How To Clean Your Smartphone And Why You Should Do It Now

August 3, 2018 by 360 Precision Cleaning

how to clean your smartphone

Think your phone is clean because it’s still shiny and new? You might want to stop for a minute and reconsider how often you clean it.


On average, a person checks their phone 46 times a day. Younger people tend to check theirs a lot more.


This means that we touch our phones at least 46 times a day without factoring in the times when we’re simply holding it.


If that hasn’t triggered your germophobic senses, then what will? After all those times, most people haven’t even thought about sanitizing it. That’s because we tend to only clean our phones when there’s dirt that we can see.


However, there are plenty of more important reasons for cleaning your phone. Read on to find out why it’s important and how to clean your smartphone.



Why You Should Clean Your Phone


Our phones are in our hands all the time. We reach for it after typing away from the keyboard, after opening the bathroom door, after clinging to the subway poles, after shaking hands with someone, and whatnot.


This means that every bacterium you’ve picked up with your hands transfers to your phone the moment you touch it. We wash our hands to get rid of the microbes, but do you deep clean your phone?


For more insight, take a look at the bacteria and viruses that might be living on your phone as we speak.


What’s Living in Your Phones


According to microbiologist and pathologist Philip Tierno, it’s common to find bacteria from our skin, mouth, and the respiratory tract on our phones. Studies have even found bacteria that live in fecal matter among other types of bacteria and viruses.


The good news is that these won’t usually make you sick, although it’s possible. The bad news is that Streptococcus, E. coli, and MRSA that are also living on our phones might be harmful.


Your Phone Might Be Aggravating Your Acne


If you need another reason to clean your phone, here it is. Some bacteria on our mobile phones might exacerbate acne, dermatitis, and rosacea.


The transfer of bacteria and grime from your phone to your face, combined with heat and friction, might cause inflammation, clogged pores, and altered bacterial environment. These can the worsen your acne or other skin condition.


How to Clean Your Smartphone?


Fortunately, it isn’t all that hard to clean it. All you need is about 5 minutes and some materials that are readily available in your own homes.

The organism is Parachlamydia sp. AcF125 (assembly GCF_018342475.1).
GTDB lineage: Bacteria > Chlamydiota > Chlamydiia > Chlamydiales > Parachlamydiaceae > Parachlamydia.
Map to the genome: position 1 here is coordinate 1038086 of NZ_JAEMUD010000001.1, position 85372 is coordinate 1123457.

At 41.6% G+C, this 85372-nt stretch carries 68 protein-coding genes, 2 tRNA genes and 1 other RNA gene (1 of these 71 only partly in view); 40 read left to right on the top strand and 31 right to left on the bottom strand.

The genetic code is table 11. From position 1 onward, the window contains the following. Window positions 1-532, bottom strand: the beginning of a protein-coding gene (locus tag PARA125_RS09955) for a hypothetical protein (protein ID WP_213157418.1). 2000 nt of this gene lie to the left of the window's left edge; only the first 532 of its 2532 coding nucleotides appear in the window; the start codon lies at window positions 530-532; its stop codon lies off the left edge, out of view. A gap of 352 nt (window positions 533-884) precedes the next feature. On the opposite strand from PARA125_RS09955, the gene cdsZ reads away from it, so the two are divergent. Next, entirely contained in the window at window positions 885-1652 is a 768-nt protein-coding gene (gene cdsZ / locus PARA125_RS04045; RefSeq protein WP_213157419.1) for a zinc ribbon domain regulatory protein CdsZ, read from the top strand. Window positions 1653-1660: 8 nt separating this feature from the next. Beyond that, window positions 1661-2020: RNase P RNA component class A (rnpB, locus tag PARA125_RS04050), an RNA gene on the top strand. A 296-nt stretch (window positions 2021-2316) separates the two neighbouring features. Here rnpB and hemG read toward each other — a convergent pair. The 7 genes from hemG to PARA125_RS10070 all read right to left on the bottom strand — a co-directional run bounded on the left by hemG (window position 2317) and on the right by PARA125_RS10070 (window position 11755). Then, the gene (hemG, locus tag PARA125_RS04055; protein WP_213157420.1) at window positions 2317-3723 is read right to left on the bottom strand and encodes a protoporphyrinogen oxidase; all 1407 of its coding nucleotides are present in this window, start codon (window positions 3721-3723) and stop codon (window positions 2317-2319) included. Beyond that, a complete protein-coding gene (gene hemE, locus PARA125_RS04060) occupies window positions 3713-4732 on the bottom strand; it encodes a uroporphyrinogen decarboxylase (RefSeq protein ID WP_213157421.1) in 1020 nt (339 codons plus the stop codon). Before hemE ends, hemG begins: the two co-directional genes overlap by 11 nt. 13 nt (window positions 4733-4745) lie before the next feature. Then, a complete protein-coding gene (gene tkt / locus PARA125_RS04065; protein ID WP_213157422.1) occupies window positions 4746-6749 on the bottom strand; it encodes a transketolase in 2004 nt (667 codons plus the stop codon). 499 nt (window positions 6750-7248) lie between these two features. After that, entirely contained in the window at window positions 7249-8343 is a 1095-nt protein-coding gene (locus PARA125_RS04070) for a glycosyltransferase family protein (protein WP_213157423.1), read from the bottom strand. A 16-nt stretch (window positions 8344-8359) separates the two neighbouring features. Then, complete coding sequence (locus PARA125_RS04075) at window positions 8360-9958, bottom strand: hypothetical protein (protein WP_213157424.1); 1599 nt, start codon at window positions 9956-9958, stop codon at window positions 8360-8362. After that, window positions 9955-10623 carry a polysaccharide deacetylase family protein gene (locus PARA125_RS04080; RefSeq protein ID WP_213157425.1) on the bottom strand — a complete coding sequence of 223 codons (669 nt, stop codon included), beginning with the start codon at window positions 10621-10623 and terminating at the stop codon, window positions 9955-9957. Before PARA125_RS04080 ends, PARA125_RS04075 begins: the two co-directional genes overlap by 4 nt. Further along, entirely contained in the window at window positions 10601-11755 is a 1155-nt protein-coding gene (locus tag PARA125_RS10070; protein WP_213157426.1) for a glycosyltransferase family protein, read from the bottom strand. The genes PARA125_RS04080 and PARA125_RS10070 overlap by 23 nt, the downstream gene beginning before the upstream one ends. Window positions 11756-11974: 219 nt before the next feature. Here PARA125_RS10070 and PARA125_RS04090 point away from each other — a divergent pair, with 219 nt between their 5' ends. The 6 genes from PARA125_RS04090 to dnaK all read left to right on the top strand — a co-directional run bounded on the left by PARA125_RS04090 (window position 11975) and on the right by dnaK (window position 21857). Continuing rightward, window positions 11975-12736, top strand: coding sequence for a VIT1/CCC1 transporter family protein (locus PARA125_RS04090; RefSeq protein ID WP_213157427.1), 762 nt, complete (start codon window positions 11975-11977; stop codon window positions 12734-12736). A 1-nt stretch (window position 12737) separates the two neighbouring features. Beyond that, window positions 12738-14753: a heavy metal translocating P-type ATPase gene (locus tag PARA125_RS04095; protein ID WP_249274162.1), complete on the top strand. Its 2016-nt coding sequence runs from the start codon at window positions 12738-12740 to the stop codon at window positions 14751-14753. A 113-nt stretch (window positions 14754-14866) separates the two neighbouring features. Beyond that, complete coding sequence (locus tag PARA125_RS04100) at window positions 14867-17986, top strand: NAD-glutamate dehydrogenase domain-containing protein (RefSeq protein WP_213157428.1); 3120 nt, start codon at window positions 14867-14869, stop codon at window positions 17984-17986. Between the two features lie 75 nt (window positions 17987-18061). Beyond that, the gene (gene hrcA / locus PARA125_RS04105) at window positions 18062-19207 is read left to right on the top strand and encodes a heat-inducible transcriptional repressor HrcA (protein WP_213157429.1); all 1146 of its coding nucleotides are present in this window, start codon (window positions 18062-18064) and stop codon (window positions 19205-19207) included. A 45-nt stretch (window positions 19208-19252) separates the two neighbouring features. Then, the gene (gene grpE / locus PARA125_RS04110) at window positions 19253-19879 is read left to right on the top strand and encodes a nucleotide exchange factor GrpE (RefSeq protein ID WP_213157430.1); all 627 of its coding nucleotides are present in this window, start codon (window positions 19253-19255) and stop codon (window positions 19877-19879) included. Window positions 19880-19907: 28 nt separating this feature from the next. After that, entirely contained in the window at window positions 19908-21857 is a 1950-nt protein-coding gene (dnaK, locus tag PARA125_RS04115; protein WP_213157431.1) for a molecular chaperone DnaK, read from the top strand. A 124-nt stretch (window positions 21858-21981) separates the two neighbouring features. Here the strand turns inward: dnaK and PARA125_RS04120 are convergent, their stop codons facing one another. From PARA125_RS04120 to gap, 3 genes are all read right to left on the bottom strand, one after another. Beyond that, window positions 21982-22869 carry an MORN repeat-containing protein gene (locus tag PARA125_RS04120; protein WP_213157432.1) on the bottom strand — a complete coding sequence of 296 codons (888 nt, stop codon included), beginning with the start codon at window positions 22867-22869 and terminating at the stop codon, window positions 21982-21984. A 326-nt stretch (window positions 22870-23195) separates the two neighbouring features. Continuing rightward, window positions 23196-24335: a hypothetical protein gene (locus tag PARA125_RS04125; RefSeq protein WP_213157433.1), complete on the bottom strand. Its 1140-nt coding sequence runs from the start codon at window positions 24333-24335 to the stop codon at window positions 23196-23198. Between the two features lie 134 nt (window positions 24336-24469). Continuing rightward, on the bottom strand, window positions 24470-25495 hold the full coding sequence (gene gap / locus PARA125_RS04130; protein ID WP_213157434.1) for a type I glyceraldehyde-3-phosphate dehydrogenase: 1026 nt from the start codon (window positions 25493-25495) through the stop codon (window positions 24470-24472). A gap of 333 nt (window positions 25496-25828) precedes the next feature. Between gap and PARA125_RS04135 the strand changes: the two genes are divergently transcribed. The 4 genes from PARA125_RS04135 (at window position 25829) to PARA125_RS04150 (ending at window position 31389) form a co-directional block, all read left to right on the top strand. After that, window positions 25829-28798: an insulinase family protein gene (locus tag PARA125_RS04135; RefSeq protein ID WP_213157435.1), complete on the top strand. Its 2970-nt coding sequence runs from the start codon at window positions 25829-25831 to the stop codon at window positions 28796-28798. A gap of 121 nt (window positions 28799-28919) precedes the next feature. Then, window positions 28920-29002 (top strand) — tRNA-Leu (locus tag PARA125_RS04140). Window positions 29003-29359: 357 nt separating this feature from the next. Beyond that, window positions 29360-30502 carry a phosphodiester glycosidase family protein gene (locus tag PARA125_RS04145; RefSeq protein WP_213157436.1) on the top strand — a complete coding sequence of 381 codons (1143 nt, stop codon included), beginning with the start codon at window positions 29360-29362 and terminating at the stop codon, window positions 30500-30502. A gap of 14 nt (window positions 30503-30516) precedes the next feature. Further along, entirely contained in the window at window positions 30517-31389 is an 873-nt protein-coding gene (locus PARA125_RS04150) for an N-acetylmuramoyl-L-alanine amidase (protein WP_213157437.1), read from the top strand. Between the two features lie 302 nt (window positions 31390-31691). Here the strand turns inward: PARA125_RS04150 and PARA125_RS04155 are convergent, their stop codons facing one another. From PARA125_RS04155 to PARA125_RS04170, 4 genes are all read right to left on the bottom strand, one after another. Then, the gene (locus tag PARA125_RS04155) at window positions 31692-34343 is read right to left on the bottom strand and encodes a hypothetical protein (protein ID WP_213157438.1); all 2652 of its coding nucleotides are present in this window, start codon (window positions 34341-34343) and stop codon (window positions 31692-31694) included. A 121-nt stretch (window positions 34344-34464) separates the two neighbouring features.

Manufacturers also have suggestions on how to clean your phones.


Apple recommends using a soft lint-free cloth that’s slightly damp to wipe your iPhones. Google says to use cleaning wipes or an ordinary household soap for your Pixel. Motorola suggests using a microfiber cloth by itself or with a little water if your phone is extra dirty.


Wash Your Hands


This is a given, but we’d like to reiterate its importance. Every time you go to the bathroom, wash your hands before going out. One study says that the screen of a smartphone can be as dirty as a toilet seat, but at least someone cleans it daily.


Most germs are present in your phones because people are not washing their hands properly after taking a bathroom break. Use soap and rub your hands for at least 20 seconds to be sure, and then dry your hands. Try not to touch the bathroom door on your way out if at all possible.


Make it a habit to wash your hands regularly, and then follow the next tip.


Wipe Your Phone Every So Often


The simple act of wiping your phone every day will remove most of the bacteria on your phone, though not all of them. For more cleaning power, buy a smartphone cleaner or use your own solution.


Why not use antibacterial wipes and disinfectants? Well, a phone screen is a lot like our monitor screens. You don’t want to use harsh chemicals that might damage the screen.


Antibacterial wipes and disinfectants are abrasive. While they are effective at removing the bacteria, they’ll also remove the protective coating of your screen over time. The type of cloth also scratches the screen, and you don’t want too much liquid on your phone.


If you don’t want to buy specialized screen cleaners that are safe for screens, make your own phone sanitizer instead. Some of the materials you need include the following:


  • Microfiber cloth
  • 70% isopropyl alcohol
  • Distilled Water
  • Spray bottle


Make sure you use distilled water only. Tap water might leave a residue on your phone.